The Phantom Wheel

When I was finishing my last novel, the image that kept popping into my head was of me in a car letting go of the steering wheel. Apparently I am a simple man who needs his metaphors clear and pre-interpreted. Regardless, this image became my guide, and it led me to an end that was, to the writer, satisfying and surprising.

I thought of this metaphor when I listened to Andre Dubus’s address at this past summer’s writing conference. He pointed out that you spend your whole day manipulating your time so that you have the opportunity to write. Then once you get to your desk, what do you do? You let go of the wheel. His exact words, if I recall correctly.

I mentioned this story to Radanath Swami when I spoke with him last month. I described how as a writer you have to let of go of control when you write. The Swami laughed and said, quite matter-of-factly, “I don’t think you ever have control.”

Wise Swami. I used to think pain came from holding on too tightly to the wheel of life, from resisting the ineluctable flow of which I am ineluctably a part. As if I am in a boat and trying to wrench the rudder against the current. Do this long enough and your muscles ache and your back stiffens. So I let go of the wheel, and things flow.

But that wasn’t where the pain came from at all. The pain came from believing there was even a wheel to hold onto in the first place.  It does not exist. There is nothing with which you can steer the world outside your own heart. It is the frantic grasping at nothing that sends me into a panic. It is like a nightmare where I am trapped on a bus, watching my stop fly past, and the rope to ring the bell keeps disappearing.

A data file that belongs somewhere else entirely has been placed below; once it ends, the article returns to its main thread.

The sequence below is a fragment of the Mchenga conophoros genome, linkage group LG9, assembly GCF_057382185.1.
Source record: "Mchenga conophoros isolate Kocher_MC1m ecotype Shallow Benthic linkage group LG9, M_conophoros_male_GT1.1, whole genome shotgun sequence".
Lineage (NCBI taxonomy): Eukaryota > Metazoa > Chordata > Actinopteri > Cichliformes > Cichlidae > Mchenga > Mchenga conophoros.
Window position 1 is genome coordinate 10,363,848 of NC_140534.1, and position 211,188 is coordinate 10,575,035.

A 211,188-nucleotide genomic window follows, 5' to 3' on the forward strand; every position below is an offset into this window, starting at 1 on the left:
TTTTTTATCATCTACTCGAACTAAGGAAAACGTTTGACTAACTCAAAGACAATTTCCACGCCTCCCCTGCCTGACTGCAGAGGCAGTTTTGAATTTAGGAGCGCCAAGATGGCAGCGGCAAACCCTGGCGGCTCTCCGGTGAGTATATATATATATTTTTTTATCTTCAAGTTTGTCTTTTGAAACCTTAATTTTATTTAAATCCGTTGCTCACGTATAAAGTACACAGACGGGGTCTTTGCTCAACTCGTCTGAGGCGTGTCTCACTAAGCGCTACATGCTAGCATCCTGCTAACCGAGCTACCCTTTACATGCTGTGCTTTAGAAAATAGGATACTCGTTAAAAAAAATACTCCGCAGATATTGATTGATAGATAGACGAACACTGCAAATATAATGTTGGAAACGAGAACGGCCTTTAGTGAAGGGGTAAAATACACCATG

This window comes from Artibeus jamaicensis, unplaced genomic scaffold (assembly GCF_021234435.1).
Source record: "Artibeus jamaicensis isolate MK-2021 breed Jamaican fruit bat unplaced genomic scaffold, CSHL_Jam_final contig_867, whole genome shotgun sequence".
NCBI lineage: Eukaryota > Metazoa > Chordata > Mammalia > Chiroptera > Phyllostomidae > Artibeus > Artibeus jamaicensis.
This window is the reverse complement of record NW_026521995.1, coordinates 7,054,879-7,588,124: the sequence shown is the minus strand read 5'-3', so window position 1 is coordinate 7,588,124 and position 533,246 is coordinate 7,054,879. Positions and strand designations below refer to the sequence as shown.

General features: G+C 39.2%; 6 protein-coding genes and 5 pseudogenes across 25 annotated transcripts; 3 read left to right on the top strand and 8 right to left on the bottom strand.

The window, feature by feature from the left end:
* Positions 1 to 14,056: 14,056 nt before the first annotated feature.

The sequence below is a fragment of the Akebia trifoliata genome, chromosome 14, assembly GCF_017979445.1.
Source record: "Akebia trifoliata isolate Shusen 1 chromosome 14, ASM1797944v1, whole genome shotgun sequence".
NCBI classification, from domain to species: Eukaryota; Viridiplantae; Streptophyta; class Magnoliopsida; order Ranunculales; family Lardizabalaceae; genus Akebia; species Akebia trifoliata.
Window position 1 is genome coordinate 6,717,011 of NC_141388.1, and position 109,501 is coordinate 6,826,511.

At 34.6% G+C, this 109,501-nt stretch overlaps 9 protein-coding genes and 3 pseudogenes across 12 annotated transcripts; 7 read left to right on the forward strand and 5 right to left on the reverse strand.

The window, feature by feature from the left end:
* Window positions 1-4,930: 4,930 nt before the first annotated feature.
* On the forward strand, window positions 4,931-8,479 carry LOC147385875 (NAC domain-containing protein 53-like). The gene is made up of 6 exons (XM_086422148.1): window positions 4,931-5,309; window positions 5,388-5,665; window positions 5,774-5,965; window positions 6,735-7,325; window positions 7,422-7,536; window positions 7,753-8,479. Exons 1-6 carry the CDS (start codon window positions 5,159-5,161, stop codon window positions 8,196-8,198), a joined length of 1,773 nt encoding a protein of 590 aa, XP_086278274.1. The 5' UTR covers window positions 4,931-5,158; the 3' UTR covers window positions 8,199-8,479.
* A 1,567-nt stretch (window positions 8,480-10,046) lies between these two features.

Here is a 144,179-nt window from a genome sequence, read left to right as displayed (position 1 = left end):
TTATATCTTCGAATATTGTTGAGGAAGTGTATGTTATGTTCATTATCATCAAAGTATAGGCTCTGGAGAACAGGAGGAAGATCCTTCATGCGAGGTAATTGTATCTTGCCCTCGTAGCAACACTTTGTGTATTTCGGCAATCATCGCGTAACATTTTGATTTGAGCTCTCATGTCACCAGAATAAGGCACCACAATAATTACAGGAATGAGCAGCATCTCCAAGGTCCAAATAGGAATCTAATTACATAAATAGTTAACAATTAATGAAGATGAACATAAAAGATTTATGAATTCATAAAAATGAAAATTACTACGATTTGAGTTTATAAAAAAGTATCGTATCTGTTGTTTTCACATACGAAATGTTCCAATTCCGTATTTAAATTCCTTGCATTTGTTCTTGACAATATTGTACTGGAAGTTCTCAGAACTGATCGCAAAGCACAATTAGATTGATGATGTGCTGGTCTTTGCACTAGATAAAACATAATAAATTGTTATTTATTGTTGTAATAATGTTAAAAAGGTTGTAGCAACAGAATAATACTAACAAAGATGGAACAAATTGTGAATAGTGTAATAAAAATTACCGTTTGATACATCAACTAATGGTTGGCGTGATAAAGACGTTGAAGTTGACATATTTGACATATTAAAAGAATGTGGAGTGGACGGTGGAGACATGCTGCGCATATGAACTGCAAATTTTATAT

The bus will never stop and I don’t want it to. Peace of mind does not wait for me at an appointed place.  As I look back at that image I used to finish my last book, I see that I misunderstood it. I wasn’t letting go of the wheel at all. If I let my imagination’s eye travel down from my hands, I see that they are raised in surprise, having just discovered there is nothing to grab.

If you like the ideas and perspectives expressed here, feel free to contact me about individual and group conferencing.

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Let It Rain

I live in Seattle, where apparently there is not going to be a spring this year. Between winter and summer we are being treated to a damp, spongy period I will call Spronge. Spronge is fantastic for lawns but not so good for picnics. Very good for writing, however. Not much to tempt you from your desk, and all that rain and all those sodden trees can put you in contact with a very productive gloom.

Don’t get me wrong. I’m not one to romanticize despair. But warm rain has a very particular effect on me, and perhaps gloom is not precisely the right word. Persistent rain, for which Seattle is so rightly famous, reminds me of all that over which I have no power. Thus the gloom, I think. Which is to say, I must harbor some illusions that I am a kind of god, and if I were just skilled enough the world might bend to my will. Yet rain – particularly warm rain, which is so much kinder than winter’s edge-of-snow rain – puts me back in touch with humanty’s reliable limitations.